Computer Science Stack Exchange is a question and answer site for students, researchers and practitioners of computer science. Join them; it only takes a minute:

Sign up
Here's how it works:
  1. Anybody can ask a question
  2. Anybody can answer
  3. The best answers are voted up and rise to the top

In proofs of decidability, we often want to simulate another model of computation by a Turing machine. But if I can simulate a $\mathsf{DFA}$ by, say, a C program, then is there some result which says that the $\mathsf{DFA}$ can be simulated by some $\mathsf{TM}$? Could a program be used in place of a $\mathsf{TM}$ in a proof of decidability?

I know that Java being Turing-complete would mean that it can simulate any $\mathsf{TM}$, so this is sort of the reverse of Turing-completeness I guess.

share|cite|improve this question
Yes, of course. – Karolis Juodelė Mar 29 '14 at 20:10
up vote 2 down vote accepted

Assuming the same limited view on computation as Turing machines, then yes: typical programming languages are Turing complete and thus (for all we know) equivalent in power to TMs.

A simpler proof presents itself, too: if you look closely enough, finite automata are just Turing machines that don't use their tape.

Keep in mind, though, that Turing machines lack some features of modern real machines/languages: distributed computation (i.e. communication), user interaction, online algorithms and never terminating systems with continuous I/O (e.g. operating systems) are just some examples. If your simulation program uses such features, the simulation may not carry over to TMs.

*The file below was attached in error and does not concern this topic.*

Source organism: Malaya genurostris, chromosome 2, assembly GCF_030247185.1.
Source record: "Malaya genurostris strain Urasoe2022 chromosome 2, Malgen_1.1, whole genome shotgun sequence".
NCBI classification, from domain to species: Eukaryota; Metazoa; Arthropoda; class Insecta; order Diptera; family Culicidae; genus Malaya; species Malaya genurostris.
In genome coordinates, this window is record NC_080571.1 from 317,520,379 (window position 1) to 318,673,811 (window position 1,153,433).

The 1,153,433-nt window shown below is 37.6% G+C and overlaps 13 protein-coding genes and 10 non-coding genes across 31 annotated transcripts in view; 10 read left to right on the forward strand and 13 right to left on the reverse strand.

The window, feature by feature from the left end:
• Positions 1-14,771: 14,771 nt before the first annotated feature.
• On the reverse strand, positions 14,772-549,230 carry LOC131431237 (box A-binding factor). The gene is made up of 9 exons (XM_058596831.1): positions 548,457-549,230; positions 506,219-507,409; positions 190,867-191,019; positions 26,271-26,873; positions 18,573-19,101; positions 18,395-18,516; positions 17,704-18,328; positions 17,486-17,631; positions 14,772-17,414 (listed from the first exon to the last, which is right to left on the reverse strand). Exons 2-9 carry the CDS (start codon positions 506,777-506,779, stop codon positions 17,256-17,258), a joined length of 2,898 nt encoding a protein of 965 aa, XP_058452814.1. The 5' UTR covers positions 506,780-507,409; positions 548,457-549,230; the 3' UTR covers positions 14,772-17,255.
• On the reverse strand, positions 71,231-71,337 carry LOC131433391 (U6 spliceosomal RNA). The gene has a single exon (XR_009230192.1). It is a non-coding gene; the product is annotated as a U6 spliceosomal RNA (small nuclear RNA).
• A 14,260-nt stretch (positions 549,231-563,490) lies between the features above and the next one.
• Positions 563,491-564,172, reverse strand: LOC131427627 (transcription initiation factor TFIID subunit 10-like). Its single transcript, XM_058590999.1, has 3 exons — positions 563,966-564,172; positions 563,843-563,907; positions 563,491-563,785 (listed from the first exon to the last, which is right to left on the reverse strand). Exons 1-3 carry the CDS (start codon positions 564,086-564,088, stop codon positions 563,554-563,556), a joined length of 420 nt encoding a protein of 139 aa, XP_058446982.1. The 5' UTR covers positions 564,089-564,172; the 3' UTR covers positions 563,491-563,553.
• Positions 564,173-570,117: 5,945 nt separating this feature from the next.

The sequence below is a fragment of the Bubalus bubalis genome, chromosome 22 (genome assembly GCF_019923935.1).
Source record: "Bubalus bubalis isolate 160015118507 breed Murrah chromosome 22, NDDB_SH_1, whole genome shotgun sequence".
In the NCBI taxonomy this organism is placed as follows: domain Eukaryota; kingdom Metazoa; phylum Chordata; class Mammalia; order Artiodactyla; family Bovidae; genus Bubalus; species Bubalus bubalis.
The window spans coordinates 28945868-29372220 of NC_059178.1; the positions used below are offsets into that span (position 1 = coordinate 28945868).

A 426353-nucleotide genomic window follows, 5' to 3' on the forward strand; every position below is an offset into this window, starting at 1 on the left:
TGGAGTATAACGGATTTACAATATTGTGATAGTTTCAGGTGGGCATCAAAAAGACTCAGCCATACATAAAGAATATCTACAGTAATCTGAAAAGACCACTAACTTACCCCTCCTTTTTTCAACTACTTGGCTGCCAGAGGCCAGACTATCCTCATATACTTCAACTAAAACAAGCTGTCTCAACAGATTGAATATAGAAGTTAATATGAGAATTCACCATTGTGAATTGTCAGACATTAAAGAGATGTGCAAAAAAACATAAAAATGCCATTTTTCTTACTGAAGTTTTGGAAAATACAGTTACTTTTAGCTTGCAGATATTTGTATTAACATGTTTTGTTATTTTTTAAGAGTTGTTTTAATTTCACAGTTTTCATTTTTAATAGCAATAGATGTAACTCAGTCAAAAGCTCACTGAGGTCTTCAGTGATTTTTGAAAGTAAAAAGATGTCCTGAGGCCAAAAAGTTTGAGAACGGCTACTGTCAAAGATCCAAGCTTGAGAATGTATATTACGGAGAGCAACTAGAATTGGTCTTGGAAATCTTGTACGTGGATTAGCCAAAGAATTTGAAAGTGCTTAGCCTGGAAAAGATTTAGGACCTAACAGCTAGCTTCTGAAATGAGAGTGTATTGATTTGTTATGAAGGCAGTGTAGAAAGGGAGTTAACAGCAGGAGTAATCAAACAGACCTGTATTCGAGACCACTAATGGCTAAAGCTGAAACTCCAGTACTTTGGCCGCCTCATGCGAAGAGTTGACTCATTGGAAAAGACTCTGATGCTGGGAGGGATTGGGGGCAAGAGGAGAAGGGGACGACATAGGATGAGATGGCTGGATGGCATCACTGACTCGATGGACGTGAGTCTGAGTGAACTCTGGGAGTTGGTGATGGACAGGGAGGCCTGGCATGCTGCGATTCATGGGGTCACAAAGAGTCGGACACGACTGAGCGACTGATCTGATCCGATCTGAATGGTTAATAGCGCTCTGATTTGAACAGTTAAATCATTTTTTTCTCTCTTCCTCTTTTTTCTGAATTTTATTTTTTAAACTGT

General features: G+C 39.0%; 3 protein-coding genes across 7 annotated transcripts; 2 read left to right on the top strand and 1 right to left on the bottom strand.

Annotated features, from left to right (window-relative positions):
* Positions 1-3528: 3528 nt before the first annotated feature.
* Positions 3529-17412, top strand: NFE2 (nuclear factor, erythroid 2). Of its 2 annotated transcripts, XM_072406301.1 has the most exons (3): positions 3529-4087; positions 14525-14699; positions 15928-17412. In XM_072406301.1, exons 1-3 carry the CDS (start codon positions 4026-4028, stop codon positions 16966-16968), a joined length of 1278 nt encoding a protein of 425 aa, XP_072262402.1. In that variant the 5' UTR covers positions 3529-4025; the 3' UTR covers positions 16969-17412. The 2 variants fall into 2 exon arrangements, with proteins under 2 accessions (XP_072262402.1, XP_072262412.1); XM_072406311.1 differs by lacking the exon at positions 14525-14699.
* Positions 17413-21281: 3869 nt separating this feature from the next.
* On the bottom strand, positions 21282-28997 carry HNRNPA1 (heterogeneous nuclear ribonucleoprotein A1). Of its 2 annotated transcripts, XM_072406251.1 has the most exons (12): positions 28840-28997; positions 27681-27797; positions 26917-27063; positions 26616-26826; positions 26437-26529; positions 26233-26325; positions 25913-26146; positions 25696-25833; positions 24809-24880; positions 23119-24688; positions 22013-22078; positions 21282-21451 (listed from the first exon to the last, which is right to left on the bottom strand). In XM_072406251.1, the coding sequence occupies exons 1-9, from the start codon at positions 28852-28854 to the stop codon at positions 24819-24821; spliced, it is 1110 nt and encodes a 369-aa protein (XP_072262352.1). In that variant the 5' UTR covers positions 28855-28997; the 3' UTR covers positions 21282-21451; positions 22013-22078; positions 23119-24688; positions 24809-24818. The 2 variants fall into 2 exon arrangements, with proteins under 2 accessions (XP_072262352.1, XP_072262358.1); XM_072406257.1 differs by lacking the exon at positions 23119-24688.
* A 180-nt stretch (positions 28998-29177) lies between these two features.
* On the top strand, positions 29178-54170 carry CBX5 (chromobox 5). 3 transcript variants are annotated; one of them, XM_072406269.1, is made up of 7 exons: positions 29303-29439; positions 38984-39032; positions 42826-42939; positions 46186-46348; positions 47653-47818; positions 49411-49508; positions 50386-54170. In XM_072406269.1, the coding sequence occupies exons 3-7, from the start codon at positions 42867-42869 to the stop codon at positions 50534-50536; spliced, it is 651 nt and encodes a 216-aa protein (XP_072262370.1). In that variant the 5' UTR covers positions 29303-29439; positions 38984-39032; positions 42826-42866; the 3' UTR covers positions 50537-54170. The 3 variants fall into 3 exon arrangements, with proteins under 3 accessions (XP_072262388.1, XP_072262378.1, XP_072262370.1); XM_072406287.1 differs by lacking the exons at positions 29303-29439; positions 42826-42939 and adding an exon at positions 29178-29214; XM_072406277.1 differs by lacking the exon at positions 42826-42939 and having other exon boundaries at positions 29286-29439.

share|cite|improve this answer
Typical programming languages are Turing complete and thus are equivalent in power to TMs. Also, distributed computing can be simulated by TMs - A single TM can simulate arbitrarily many other Turing machines (= communication partners) at the same time. It sure gets much slower, but it works. And assuming that a human is also just a computation machine that is Turing complete, even user interaction could be simulated by a TM. That last assumption is of course debatable. – Jost Mar 29 '14 at 21:40
@Jost: A TM like you describe can simulate serialisations of parallel computations, but not the parallelism. For instance, notions of runtime and communication overhead get muddled. Another thing that TMs don't model are streaming/online algorithms, e.g. operating systems. Adding that. – Raphael Mar 30 '14 at 11:34

The Church–Turing thesis states that every intuitive model of computation can be simulated by a Turing machine. This is not a theorem, just an informal principle, which holds in your case: every C program can be simulated by a Turing machine. Formally showing this would be tedious, but such facts are commonly assumed.

The fact that C is Turing-complete is in fact stronger than what you need: it states that C can be simulated by Turing machines and vice versa.

share|cite|improve this answer
I thought the "vice versa" part was implied by something being Turing-equivalent, not Turing-complete. – AmadeusDrZaius Mar 29 '14 at 21:06
(And thank you for the answer. I've chosen Raphael's, but both of your answers were good.) – AmadeusDrZaius Mar 29 '14 at 21:17

Your Answer


By posting your answer, you agree to the privacy policy and terms of service.

Not the answer you're looking for? Browse other questions tagged or ask your own question.